Verse > Harvard Classics > Robert Burns > Poems and Songs
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Robert Burns (1759–1796).  Poems and Songs.
The Harvard Classics.  1909–14.
 
515. Song—O let me in this ae night
 
 
O LASSIE, are ye sleepin yet,
Or are ye waukin, I wad wit?
For Love has bound me hand an’ fit,
  And I would fain be in, jo.
 
Chorus.—O let me in this ae night,        5
This ae, ae, ae night;
O let me in this ae night,
I’ll no come back again, jo!
 
O hear’st thou not the wind an’ weet?
Nae star blinks thro’ the driving sleet;        10
Tak pity on my weary feet,
  And shield me frae the rain, jo.
                O let me in, &c.
 
The bitter blast that round me blaws,
Unheeded howls, unheeded fa’s;        15
The cauldness o’ thy heart’s the cause
  Of a’ my care and pine, jo.
                O let me in, &c.
 
HER ANSWER


O tell na me o’ wind an’ rain,
Upbraid na me wi’ cauld disdain,        20
Gae back the gate ye cam again,
  I winna let ye in, jo.
 
Chorus.—I tell you now this ae night,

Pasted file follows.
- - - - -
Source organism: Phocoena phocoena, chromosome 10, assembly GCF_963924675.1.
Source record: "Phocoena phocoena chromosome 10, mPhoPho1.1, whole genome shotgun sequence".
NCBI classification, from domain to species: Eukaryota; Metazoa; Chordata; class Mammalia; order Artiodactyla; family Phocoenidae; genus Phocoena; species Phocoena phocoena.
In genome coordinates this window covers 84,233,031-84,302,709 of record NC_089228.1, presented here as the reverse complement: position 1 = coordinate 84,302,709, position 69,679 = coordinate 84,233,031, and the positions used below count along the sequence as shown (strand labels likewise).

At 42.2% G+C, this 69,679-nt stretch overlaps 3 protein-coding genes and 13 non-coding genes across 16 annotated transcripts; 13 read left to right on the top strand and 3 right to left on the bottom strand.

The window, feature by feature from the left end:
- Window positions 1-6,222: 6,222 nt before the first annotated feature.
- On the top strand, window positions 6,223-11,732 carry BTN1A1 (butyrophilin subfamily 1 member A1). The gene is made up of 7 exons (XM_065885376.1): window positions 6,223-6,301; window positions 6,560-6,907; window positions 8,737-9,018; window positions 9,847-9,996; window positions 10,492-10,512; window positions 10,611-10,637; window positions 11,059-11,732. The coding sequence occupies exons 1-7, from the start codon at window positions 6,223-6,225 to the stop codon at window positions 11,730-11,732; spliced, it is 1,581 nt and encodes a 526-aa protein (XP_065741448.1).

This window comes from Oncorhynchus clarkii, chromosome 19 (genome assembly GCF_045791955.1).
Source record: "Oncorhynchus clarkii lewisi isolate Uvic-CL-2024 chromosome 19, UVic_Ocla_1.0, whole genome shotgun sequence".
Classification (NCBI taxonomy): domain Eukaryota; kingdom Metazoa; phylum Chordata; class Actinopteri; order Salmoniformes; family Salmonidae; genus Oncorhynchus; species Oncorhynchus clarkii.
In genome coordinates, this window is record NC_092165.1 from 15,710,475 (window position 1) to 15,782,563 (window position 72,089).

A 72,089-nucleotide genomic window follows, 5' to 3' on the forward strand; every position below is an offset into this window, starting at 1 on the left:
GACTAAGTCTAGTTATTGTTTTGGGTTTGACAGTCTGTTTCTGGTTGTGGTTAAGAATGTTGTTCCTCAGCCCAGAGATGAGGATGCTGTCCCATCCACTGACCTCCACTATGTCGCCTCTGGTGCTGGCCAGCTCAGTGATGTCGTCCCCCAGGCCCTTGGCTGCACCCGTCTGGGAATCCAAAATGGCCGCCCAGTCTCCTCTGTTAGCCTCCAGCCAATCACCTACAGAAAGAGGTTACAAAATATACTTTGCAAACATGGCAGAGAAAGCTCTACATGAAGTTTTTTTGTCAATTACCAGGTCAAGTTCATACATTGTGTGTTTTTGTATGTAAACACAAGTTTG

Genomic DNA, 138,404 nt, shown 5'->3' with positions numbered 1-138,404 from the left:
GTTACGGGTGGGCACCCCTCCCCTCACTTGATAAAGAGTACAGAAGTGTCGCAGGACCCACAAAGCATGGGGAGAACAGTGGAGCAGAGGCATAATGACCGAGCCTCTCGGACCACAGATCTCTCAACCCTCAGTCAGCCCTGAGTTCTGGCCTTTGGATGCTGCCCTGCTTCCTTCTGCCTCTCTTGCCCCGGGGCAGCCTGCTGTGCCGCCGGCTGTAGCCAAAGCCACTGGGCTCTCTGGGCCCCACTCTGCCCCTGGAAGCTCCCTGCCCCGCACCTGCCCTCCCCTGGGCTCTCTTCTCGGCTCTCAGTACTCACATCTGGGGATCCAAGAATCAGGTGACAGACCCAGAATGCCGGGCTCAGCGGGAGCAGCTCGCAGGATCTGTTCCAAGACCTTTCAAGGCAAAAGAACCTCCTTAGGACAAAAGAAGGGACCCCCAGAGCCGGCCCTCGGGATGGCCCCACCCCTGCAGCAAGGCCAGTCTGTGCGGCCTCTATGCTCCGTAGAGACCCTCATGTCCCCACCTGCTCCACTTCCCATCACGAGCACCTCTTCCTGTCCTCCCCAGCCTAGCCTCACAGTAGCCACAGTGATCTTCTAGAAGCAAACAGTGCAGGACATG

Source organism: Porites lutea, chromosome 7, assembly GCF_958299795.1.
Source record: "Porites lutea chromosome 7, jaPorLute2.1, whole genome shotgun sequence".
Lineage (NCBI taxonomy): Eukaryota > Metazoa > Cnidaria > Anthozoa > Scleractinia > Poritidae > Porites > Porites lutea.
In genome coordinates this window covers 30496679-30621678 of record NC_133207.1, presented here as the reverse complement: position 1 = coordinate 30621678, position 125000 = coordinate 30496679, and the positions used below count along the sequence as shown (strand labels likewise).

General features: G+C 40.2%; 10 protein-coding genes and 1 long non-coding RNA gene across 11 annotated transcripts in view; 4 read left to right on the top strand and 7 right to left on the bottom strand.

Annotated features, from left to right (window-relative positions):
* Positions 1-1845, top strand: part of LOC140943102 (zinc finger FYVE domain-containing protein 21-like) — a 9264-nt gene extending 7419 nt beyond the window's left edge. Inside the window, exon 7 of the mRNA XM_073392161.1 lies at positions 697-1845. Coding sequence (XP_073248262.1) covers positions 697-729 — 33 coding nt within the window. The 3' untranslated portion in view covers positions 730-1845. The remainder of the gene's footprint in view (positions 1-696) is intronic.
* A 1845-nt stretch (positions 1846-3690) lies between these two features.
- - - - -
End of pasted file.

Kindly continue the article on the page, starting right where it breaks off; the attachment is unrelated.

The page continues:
This ae, ae, ae night;
And ance for a’ this ae night,        25
I winna let ye in, jo.
 
The snellest blast, at mirkest hours,
That round the pathless wand’rer pours
Is nocht to what poor she endures,
  That’s trusted faithless man, jo.        30
              I tell you now, &c.
 
The sweetest flower that deck’d the mead,
Now trodden like the vilest weed—
Let simple maid the lesson read
  The weird may be her ain, jo.        35
              I tell you now, &c.
 
The bird that charm’d his summer day,
Is now the cruel Fowler’s prey;
Let witless, trusting, Woman say
  How aft her fate’s the same, jo!        40
              I tell you now, &c.
 

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